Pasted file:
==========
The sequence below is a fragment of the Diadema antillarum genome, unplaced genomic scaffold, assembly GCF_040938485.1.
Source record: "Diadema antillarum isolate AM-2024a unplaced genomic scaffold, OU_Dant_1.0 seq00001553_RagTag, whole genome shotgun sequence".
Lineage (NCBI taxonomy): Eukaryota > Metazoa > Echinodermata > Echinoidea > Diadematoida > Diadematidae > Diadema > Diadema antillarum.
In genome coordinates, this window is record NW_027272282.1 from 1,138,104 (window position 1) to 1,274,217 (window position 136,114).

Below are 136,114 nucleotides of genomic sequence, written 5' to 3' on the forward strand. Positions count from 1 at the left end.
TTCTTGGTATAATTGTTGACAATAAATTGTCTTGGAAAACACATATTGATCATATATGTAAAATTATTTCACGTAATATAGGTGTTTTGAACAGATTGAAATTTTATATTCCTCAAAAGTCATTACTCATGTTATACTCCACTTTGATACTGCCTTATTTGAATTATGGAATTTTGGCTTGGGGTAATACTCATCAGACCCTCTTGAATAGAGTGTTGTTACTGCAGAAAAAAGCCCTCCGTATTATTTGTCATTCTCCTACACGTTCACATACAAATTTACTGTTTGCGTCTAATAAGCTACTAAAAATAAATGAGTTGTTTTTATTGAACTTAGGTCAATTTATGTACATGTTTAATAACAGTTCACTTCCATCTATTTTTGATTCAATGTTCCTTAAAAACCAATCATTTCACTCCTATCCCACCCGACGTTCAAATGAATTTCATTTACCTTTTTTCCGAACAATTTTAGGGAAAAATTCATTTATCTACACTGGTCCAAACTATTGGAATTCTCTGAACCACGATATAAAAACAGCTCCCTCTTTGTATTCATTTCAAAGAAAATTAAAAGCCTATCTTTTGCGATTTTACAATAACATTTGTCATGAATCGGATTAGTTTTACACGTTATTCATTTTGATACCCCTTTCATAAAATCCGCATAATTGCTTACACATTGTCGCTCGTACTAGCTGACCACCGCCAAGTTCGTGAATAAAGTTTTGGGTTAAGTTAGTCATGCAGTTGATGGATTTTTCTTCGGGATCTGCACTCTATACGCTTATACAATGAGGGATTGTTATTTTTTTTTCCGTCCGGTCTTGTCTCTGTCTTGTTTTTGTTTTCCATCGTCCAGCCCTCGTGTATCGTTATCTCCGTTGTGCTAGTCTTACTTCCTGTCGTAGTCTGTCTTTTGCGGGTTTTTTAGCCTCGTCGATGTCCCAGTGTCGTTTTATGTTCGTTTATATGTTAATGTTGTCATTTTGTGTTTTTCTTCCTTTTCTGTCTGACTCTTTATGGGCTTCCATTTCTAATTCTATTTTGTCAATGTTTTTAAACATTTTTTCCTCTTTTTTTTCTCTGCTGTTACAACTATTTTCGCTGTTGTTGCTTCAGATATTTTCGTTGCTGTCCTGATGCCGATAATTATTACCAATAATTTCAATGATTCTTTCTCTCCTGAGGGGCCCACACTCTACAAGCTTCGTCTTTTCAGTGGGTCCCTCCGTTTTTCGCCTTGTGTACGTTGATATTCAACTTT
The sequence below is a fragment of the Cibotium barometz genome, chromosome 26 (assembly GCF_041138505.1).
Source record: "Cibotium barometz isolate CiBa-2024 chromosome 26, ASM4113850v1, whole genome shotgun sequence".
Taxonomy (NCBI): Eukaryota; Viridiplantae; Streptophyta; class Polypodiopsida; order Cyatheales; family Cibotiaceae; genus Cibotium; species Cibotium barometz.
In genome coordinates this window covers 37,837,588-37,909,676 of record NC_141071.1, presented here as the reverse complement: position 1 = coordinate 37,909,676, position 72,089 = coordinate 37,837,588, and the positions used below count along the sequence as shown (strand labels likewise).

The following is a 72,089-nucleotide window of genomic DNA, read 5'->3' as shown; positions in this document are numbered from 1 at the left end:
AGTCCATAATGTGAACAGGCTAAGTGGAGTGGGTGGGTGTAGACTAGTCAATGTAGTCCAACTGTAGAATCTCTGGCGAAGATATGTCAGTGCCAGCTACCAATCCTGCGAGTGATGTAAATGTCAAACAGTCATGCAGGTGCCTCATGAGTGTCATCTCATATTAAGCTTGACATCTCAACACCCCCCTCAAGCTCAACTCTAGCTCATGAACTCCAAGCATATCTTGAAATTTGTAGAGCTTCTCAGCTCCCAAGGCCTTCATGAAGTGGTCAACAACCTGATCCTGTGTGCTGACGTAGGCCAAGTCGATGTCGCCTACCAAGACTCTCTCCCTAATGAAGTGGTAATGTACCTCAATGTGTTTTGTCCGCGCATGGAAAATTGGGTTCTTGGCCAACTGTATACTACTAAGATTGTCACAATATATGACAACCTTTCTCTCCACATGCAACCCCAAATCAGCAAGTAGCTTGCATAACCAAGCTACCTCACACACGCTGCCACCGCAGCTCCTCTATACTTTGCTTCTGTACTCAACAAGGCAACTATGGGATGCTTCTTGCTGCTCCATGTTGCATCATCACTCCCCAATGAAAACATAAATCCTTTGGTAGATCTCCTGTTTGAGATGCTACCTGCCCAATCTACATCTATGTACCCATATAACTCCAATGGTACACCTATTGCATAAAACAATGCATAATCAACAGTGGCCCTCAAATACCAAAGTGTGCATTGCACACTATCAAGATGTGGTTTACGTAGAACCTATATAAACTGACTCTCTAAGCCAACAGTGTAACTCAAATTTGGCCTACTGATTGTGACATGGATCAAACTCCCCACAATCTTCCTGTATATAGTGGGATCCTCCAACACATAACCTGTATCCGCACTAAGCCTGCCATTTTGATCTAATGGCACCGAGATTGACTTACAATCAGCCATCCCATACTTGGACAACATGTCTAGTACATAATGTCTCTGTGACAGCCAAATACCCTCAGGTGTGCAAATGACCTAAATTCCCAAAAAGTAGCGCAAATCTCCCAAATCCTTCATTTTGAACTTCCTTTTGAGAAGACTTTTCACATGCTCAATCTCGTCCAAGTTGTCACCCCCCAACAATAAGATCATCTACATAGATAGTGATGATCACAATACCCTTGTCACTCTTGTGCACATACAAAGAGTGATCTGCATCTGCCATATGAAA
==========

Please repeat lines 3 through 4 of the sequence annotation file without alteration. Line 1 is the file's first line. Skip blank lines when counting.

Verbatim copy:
Lineage (NCBI taxonomy): Eukaryota > Metazoa > Echinodermata > Echinoidea > Diadematoida > Diadematidae > Diadema > Diadema antillarum.
In genome coordinates, this window is record NW_027272282.1 from 1,138,104 (window position 1) to 1,274,217 (window position 136,114).